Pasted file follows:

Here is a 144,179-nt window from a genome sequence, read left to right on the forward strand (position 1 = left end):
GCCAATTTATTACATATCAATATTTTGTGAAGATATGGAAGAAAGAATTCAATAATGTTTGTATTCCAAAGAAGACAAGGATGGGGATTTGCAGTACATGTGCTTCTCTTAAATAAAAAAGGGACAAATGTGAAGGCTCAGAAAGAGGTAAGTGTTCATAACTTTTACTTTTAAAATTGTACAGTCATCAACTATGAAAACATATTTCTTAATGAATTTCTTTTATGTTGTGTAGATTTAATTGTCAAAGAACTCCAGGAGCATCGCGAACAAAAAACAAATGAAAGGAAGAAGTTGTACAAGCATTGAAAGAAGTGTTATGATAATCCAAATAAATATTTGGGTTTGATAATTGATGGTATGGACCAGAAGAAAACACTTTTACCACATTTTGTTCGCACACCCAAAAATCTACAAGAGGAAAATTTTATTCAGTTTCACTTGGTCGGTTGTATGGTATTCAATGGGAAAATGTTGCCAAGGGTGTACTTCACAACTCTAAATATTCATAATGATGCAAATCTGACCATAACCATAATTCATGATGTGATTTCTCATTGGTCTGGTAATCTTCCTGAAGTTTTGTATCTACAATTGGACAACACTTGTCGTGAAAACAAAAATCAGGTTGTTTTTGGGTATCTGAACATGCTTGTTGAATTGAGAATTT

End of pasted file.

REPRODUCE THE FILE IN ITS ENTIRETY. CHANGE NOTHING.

Here is a 144,179-nt window from a genome sequence, read left to right on the forward strand (position 1 = left end):
GCCAATTTATTACATATCAATATTTTGTGAAGATATGGAAGAAAGAATTCAATAATGTTTGTATTCCAAAGAAGACAAGGATGGGGATTTGCAGTACATGTGCTTCTCTTAAATAAAAAAGGGACAAATGTGAAGGCTCAGAAAGAGGTAAGTGTTCATAACTTTTACTTTTAAAATTGTACAGTCATCAACTATGAAAACATATTTCTTAATGAATTTCTTTTATGTTGTGTAGATTTAATTGTCAAAGAACTCCAGGAGCATCGCGAACAAAAAACAAATGAAAGGAAGAAGTTGTACAAGCATTGAAAGAAGTGTTATGATAATCCAAATAAATATTTGGGTTTGATAATTGATGGTATGGACCAGAAGAAAACACTTTTACCACATTTTGTTCGCACACCCAAAAATCTACAAGAGGAAAATTTTATTCAGTTTCACTTGGTCGGTTGTATGGTATTCAATGGGAAAATGTTGCCAAGGGTGTACTTCACAACTCTAAATATTCATAATGATGCAAATCTGACCATAACCATAATTCATGATGTGATTTCTCATTGGTCTGGTAATCTTCCTGAAGTTTTGTATCTACAATTGGACAACACTTGTCGTGAAAACAAAAATCAGGTTGTTTTTGGGTATCTGAACATGCTTGTTGAATTGAGAATTT